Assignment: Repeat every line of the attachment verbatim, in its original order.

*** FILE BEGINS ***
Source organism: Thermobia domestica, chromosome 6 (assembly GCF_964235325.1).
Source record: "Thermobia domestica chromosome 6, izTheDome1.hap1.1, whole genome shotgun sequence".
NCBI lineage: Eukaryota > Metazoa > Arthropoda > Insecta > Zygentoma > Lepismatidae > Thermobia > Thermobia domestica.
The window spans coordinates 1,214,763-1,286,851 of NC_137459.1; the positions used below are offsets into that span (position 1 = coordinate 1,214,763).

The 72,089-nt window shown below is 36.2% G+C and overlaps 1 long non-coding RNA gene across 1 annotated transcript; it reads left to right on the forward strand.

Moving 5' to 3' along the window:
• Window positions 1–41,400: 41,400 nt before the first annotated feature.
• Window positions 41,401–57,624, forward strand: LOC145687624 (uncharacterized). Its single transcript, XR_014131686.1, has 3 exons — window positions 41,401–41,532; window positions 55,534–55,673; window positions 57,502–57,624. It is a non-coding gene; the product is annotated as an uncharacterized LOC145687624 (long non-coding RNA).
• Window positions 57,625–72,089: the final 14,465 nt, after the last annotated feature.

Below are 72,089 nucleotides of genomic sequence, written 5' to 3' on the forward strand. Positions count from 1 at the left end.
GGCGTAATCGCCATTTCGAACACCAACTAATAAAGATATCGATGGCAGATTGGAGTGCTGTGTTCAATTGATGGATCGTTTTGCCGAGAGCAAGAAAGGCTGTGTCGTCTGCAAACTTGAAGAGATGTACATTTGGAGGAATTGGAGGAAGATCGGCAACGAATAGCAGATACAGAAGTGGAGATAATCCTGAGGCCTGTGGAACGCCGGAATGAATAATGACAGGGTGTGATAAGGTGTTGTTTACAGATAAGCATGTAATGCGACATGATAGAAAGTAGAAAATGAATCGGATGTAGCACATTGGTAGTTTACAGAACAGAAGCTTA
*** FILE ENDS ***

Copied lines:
Source organism: Thermobia domestica, chromosome 6 (assembly GCF_964235325.1).
Source record: "Thermobia domestica chromosome 6, izTheDome1.hap1.1, whole genome shotgun sequence".
NCBI lineage: Eukaryota > Metazoa > Arthropoda > Insecta > Zygentoma > Lepismatidae > Thermobia > Thermobia domestica.
The window spans coordinates 1,214,763-1,286,851 of NC_137459.1; the positions used below are offsets into that span (position 1 = coordinate 1,214,763).

The 72,089-nt window shown below is 36.2% G+C and overlaps 1 long non-coding RNA gene across 1 annotated transcript; it reads left to right on the forward strand.

Moving 5' to 3' along the window:
• Window positions 1–41,400: 41,400 nt before the first annotated feature.
• Window positions 41,401–57,624, forward strand: LOC145687624 (uncharacterized). Its single transcript, XR_014131686.1, has 3 exons — window positions 41,401–41,532; window positions 55,534–55,673; window positions 57,502–57,624. It is a non-coding gene; the product is annotated as an uncharacterized LOC145687624 (long non-coding RNA).
• Window positions 57,625–72,089: the final 14,465 nt, after the last annotated feature.

Below are 72,089 nucleotides of genomic sequence, written 5' to 3' on the forward strand. Positions count from 1 at the left end.
GGCGTAATCGCCATTTCGAACACCAACTAATAAAGATATCGATGGCAGATTGGAGTGCTGTGTTCAATTGATGGATCGTTTTGCCGAGAGCAAGAAAGGCTGTGTCGTCTGCAAACTTGAAGAGATGTACATTTGGAGGAATTGGAGGAAGATCGGCAACGAATAGCAGATACAGAAGTGGAGATAATCCTGAGGCCTGTGGAACGCCGGAATGAATAATGACAGGGTGTGATAAGGTGTTGTTTACAGATAAGCATGTAATGCGACATGATAGAAAGTAGAAAATGAATCGGATGTAGCACATTGGTAGTTTACAGAACAGAAGCTTA